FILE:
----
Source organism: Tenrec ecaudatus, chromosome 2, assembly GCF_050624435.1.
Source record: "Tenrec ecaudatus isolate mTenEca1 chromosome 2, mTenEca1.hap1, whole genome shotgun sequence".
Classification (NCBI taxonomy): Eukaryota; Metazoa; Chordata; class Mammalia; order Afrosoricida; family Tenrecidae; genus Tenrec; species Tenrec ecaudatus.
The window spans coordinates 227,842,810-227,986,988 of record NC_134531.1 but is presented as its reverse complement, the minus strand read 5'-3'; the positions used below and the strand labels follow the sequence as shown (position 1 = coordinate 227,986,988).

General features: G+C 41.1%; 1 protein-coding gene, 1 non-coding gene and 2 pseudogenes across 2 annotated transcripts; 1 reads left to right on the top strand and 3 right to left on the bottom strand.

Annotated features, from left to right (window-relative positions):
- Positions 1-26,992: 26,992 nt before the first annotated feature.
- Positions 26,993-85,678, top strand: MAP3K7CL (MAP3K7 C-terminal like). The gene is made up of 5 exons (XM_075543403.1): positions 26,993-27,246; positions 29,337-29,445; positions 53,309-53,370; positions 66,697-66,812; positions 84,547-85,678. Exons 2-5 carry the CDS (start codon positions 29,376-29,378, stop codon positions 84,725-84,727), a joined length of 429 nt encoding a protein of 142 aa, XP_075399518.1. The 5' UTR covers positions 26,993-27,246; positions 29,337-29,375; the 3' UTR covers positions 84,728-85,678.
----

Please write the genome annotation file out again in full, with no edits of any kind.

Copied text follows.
Source organism: Tenrec ecaudatus, chromosome 2, assembly GCF_050624435.1.
Source record: "Tenrec ecaudatus isolate mTenEca1 chromosome 2, mTenEca1.hap1, whole genome shotgun sequence".
Classification (NCBI taxonomy): Eukaryota; Metazoa; Chordata; class Mammalia; order Afrosoricida; family Tenrecidae; genus Tenrec; species Tenrec ecaudatus.
The window spans coordinates 227,842,810-227,986,988 of record NC_134531.1 but is presented as its reverse complement, the minus strand read 5'-3'; the positions used below and the strand labels follow the sequence as shown (position 1 = coordinate 227,986,988).

General features: G+C 41.1%; 1 protein-coding gene, 1 non-coding gene and 2 pseudogenes across 2 annotated transcripts; 1 reads left to right on the top strand and 3 right to left on the bottom strand.

Annotated features, from left to right (window-relative positions):
- Positions 1-26,992: 26,992 nt before the first annotated feature.
- Positions 26,993-85,678, top strand: MAP3K7CL (MAP3K7 C-terminal like). The gene is made up of 5 exons (XM_075543403.1): positions 26,993-27,246; positions 29,337-29,445; positions 53,309-53,370; positions 66,697-66,812; positions 84,547-85,678. Exons 2-5 carry the CDS (start codon positions 29,376-29,378, stop codon positions 84,725-84,727), a joined length of 429 nt encoding a protein of 142 aa, XP_075399518.1. The 5' UTR covers positions 26,993-27,246; positions 29,337-29,375; the 3' UTR covers positions 84,728-85,678.